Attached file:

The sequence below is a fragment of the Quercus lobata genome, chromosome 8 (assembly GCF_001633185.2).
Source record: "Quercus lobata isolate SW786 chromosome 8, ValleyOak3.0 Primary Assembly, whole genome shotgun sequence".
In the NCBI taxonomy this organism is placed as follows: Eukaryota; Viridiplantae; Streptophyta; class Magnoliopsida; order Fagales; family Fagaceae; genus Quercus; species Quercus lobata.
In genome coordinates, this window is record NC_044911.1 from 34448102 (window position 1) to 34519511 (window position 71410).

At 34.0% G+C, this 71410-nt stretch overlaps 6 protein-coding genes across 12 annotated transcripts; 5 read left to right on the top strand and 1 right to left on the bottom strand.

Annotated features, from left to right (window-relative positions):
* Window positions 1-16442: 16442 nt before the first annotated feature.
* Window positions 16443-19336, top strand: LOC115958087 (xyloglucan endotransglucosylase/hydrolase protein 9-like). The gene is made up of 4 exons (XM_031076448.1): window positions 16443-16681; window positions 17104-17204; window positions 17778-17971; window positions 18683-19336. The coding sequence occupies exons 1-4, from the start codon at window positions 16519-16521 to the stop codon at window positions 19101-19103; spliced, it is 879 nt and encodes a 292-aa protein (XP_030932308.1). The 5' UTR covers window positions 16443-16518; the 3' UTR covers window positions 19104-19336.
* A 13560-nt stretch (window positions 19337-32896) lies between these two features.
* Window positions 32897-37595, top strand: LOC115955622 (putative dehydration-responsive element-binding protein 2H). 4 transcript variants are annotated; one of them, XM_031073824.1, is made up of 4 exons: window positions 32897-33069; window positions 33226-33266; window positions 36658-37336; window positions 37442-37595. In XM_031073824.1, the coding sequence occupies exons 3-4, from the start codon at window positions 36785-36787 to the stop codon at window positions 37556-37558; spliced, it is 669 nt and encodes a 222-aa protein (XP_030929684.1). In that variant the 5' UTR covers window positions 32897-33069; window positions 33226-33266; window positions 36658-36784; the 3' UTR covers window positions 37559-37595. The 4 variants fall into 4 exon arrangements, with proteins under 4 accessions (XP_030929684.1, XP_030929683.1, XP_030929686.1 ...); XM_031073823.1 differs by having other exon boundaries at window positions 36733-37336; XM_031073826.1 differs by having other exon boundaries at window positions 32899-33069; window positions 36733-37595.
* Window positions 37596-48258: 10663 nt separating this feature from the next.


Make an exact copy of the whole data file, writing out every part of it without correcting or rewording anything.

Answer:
The sequence below is a fragment of the Quercus lobata genome, chromosome 8 (assembly GCF_001633185.2).
Source record: "Quercus lobata isolate SW786 chromosome 8, ValleyOak3.0 Primary Assembly, whole genome shotgun sequence".
In the NCBI taxonomy this organism is placed as follows: Eukaryota; Viridiplantae; Streptophyta; class Magnoliopsida; order Fagales; family Fagaceae; genus Quercus; species Quercus lobata.
In genome coordinates, this window is record NC_044911.1 from 34448102 (window position 1) to 34519511 (window position 71410).

At 34.0% G+C, this 71410-nt stretch overlaps 6 protein-coding genes across 12 annotated transcripts; 5 read left to right on the top strand and 1 right to left on the bottom strand.

Annotated features, from left to right (window-relative positions):
* Window positions 1-16442: 16442 nt before the first annotated feature.
* Window positions 16443-19336, top strand: LOC115958087 (xyloglucan endotransglucosylase/hydrolase protein 9-like). The gene is made up of 4 exons (XM_031076448.1): window positions 16443-16681; window positions 17104-17204; window positions 17778-17971; window positions 18683-19336. The coding sequence occupies exons 1-4, from the start codon at window positions 16519-16521 to the stop codon at window positions 19101-19103; spliced, it is 879 nt and encodes a 292-aa protein (XP_030932308.1). The 5' UTR covers window positions 16443-16518; the 3' UTR covers window positions 19104-19336.
* A 13560-nt stretch (window positions 19337-32896) lies between these two features.
* Window positions 32897-37595, top strand: LOC115955622 (putative dehydration-responsive element-binding protein 2H). 4 transcript variants are annotated; one of them, XM_031073824.1, is made up of 4 exons: window positions 32897-33069; window positions 33226-33266; window positions 36658-37336; window positions 37442-37595. In XM_031073824.1, the coding sequence occupies exons 3-4, from the start codon at window positions 36785-36787 to the stop codon at window positions 37556-37558; spliced, it is 669 nt and encodes a 222-aa protein (XP_030929684.1). In that variant the 5' UTR covers window positions 32897-33069; window positions 33226-33266; window positions 36658-36784; the 3' UTR covers window positions 37559-37595. The 4 variants fall into 4 exon arrangements, with proteins under 4 accessions (XP_030929684.1, XP_030929683.1, XP_030929686.1 ...); XM_031073823.1 differs by having other exon boundaries at window positions 36733-37336; XM_031073826.1 differs by having other exon boundaries at window positions 32899-33069; window positions 36733-37595.
* Window positions 37596-48258: 10663 nt separating this feature from the next.